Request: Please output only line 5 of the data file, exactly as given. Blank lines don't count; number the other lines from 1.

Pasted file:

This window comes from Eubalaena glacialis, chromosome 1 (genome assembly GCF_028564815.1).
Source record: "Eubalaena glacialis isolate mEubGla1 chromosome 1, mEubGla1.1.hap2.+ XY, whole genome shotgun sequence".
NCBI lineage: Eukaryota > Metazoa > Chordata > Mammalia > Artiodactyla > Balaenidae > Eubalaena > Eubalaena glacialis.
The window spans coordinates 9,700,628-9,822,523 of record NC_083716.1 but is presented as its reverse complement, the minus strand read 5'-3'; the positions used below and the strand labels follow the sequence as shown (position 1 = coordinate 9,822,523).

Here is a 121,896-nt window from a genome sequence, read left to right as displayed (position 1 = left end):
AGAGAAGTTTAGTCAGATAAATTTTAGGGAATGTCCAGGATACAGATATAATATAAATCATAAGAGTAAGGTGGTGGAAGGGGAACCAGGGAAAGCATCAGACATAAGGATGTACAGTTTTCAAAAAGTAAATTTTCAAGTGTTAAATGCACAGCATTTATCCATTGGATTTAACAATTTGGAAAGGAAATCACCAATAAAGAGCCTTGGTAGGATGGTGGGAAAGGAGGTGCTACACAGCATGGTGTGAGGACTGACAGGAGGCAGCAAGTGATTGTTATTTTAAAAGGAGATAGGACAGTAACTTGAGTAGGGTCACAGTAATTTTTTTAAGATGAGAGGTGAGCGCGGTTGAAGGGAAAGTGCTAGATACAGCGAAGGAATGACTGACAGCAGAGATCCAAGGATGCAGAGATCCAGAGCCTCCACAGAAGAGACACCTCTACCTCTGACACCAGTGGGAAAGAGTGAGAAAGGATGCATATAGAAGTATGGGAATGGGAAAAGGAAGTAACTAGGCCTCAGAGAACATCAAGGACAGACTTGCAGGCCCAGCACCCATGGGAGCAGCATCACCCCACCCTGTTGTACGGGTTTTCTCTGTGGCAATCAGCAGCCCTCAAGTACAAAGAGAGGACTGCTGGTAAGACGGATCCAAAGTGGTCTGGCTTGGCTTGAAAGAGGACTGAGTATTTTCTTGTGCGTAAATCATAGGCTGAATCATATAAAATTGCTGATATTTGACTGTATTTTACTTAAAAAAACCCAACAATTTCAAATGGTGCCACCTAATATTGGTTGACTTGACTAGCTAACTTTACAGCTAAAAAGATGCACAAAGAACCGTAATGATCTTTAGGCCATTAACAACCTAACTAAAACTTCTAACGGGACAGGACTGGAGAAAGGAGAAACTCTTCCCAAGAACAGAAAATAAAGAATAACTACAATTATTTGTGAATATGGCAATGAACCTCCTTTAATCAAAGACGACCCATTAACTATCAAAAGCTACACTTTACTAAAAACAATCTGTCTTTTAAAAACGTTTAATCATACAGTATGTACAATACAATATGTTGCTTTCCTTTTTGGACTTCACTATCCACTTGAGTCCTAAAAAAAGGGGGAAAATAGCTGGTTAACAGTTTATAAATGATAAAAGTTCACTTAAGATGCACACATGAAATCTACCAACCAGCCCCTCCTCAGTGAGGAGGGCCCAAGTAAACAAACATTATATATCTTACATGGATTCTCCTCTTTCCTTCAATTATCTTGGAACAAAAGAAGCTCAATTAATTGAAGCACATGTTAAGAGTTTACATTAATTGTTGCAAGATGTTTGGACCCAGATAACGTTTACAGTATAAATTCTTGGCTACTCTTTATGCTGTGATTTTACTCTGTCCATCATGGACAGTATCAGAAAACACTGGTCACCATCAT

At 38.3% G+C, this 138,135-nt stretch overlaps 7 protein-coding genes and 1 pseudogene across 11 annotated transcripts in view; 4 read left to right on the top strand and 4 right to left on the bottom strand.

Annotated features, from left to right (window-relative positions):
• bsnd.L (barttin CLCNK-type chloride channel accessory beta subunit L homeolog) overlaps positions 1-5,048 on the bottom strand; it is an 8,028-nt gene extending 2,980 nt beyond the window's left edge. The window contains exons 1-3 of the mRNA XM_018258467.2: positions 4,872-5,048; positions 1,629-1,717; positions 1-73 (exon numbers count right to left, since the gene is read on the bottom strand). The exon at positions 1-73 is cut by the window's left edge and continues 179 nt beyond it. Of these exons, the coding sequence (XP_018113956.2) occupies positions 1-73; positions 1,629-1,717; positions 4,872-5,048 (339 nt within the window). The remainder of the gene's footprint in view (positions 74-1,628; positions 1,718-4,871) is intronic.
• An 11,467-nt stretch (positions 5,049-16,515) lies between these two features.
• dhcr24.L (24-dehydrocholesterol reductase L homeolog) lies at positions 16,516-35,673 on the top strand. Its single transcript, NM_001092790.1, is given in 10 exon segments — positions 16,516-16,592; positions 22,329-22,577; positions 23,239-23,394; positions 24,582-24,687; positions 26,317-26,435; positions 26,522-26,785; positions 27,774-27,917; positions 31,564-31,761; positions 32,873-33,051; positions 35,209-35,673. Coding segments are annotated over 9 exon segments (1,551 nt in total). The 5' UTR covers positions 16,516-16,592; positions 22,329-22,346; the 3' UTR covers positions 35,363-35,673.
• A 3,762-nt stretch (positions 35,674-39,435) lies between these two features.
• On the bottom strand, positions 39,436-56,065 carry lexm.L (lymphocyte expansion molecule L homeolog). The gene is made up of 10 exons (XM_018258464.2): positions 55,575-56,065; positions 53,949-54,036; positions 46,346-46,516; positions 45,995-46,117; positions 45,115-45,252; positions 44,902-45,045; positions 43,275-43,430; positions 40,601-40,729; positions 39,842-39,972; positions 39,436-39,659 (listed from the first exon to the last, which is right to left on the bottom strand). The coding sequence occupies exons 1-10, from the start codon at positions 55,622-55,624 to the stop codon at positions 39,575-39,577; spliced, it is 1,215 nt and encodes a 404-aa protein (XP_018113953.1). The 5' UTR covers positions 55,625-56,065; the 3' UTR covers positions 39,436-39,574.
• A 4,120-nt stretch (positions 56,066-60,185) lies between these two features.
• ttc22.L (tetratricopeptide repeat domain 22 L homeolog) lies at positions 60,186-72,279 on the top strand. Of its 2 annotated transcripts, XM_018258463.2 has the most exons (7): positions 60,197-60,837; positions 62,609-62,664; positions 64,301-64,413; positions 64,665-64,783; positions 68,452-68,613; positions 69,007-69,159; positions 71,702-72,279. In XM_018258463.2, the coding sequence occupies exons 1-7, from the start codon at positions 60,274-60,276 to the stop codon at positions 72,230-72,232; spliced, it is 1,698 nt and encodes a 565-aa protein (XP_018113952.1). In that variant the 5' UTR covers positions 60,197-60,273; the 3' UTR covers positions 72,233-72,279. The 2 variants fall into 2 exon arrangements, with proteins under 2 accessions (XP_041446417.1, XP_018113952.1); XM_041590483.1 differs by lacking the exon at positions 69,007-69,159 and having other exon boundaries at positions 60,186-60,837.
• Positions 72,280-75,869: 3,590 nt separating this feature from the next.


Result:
Here is a 121,896-nt window from a genome sequence, read left to right as displayed (position 1 = left end):